Welcome back to our weekly round-up of new reports, podcasts and other news in the defence, security and strategy world.
Today’s headlining item is a timely exploration by Usman Hamid on New Mandala of the human rights record of Indonesia’s presidential candidates Prabowo Subianto and, somewhat surprisingly given his clean reputation, Joko Widodo (Jokowi). On the Prabowo front, Hamid delves into unresolved cases of abduction and torture of democracy activists around 1997–98. For Jokowi, Hamid draws attention not to his personal record (because frankly, he’s pretty clean), rather the implications of his association with generals of questionable human rights backgrounds. It’s a recommended read for those interested in the finer details of Indonesia’s future leadership, particularly in light of Australia’s position on human rights.
War, huh, what is it good for? Quite a bit argues historian Ian Morris in his new book of that title. Here’s a thoughtful review from The Spectator. To give you a sense of the argument, the review begins with this challenging thought:
At the heart of this work is a startling and improbable statistic and the equally surprising and counterintuitive thesis that flows out of it. We are used to looking back on the 20th century as comfortably the most violent in all human history — the silver medal usually goes to the 14th — but if Ian Morris (a fellow at Stanford University) is to be believed, the century that could wipe out perhaps 50 million to 100 million in two world wars and throw in the gulags, the Cultural Revolution, civil wars, government-orchestrated famine, trench-stewed pandemics and any number of genocides for good measure was, in fact, the safest there has ever been.
Also on the topic of war, it seems that the CIA and Pentagon are at odds over the drawdown in Afghanistan. The LA Times reports that the CIA plans to close its bases and withdraw its people mid-2014, which the Pentagon fears will leave it without vital intelligence during the ‘fighting season’. The CIA has linked the withdrawal of US troops—who provide protection for intelligence posts—to their exit plans. This is a case in point about the close relationships between intelligence organisations and the military as well as the level of inter-agency coordination required to meet security objectives abroad.
Turning now to peace (or peacekeeping), SIPRI has a newish report on the lethality of peace operations. Authors Jaïr van der Lijn and Jane Dundon examine the reduction in the contribution of peacekeepers to Africa from European and North American countries. They found peacekeeping missions in Africa were not the most dangerous for peacekeepers and can’t be used to justify Western countries not contributing. In other words, they argue, if it’s not in your national interest, just say so.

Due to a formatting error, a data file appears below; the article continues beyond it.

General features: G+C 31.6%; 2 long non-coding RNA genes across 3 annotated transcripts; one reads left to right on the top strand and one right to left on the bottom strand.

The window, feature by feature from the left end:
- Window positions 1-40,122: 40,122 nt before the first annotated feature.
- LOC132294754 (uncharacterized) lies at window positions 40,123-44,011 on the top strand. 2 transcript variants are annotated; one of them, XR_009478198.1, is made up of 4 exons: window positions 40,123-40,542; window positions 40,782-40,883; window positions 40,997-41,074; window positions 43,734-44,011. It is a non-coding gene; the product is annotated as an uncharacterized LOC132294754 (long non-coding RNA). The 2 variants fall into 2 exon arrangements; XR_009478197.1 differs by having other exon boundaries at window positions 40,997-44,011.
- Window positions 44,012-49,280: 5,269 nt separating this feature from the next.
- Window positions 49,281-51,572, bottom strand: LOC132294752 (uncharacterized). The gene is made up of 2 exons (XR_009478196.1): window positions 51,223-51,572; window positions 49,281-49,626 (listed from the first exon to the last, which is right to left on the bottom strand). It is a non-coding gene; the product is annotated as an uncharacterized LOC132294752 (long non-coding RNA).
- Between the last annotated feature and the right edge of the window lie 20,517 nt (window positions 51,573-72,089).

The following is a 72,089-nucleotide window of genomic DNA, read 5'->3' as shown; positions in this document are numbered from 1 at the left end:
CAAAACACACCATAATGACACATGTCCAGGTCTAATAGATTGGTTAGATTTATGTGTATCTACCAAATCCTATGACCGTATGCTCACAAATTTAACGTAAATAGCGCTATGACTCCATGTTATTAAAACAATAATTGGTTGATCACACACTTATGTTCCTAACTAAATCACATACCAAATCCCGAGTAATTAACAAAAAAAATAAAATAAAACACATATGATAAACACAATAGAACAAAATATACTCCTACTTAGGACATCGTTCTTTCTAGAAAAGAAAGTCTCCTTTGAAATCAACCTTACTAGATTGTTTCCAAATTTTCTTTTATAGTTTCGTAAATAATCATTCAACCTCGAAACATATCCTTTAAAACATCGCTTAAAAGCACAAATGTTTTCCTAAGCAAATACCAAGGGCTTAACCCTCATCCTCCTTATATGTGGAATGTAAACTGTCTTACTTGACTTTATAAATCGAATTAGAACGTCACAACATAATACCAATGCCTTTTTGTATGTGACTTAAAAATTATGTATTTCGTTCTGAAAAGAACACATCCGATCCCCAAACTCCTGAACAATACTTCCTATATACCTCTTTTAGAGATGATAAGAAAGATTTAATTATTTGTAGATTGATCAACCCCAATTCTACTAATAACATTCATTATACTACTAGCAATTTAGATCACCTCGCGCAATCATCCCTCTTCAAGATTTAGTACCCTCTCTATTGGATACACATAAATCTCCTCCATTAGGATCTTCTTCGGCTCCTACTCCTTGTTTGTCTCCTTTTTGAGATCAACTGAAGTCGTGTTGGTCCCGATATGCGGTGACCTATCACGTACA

In our technology pick for the week, DefenseOne reports that US researchers have come up with a fabric containing carbon nanotubes that could protect wearers against the effects of nerve agents, with obvious application to CBRNe contexts.
In recognition of May 4th, Strategist co-editor Kristy Bryden recommends this Medium piece that applies the notorious Field Manual (FM) 3-24 on counterinsurgency to Star Wars and systematically analyses the Empire’s failure on Endor. Drawing on COIN history, the article notes:
In addition to their ignorance of physical terrain (the Imperials often showed their ignorance of METT-TC; probably because they didn’t have doctrine writers), the Imperials ignored their successes on Tatooine and failed to engage the local populace, the Ewoks. One reason could be that perhaps they underestimated the Ewoks, due to their rural society and non-threatening outward appearance. If this is the case, then the Imperial forces made the same mistakes the British did in the 18th century when encountering the Ghurkas of Nepal.
Thailand’s Prime Minister Yingluck Shinawatra was removed from office by a constitutional court this week for abuse of power. CSIS’ Ernest Bower, the Sumitro Chair for Southeast Asia Studies, has a new video on the court’s decision and Yingluck’s dismissal (duration: 3 minutes).
CNAS’ Ben Fitzgerald, director of technology and national security, discusses a new co-authored paper on decentralising cyber command and control (C2) in this Loopcast podcast (duration: 50 minutes). In the paper, the Fitgerald and LTCOL Parker Wright (USAF) note cyber security as a key priority for the Pentagon and examine four existing C2 models.
Lastly, here’s an opportunity to be part of the dynamic ASPI team—internships officially open on Monday. Interns are engaged for six months during which they develop their skills in strategic policy analysis, research and presentation. For more details and requirements, see here. Applications close Friday 23 May.
Natalie Sambhi is an analyst at ASPI and editor of The Strategist. Image courtesy of Flickr user US Marine Corps.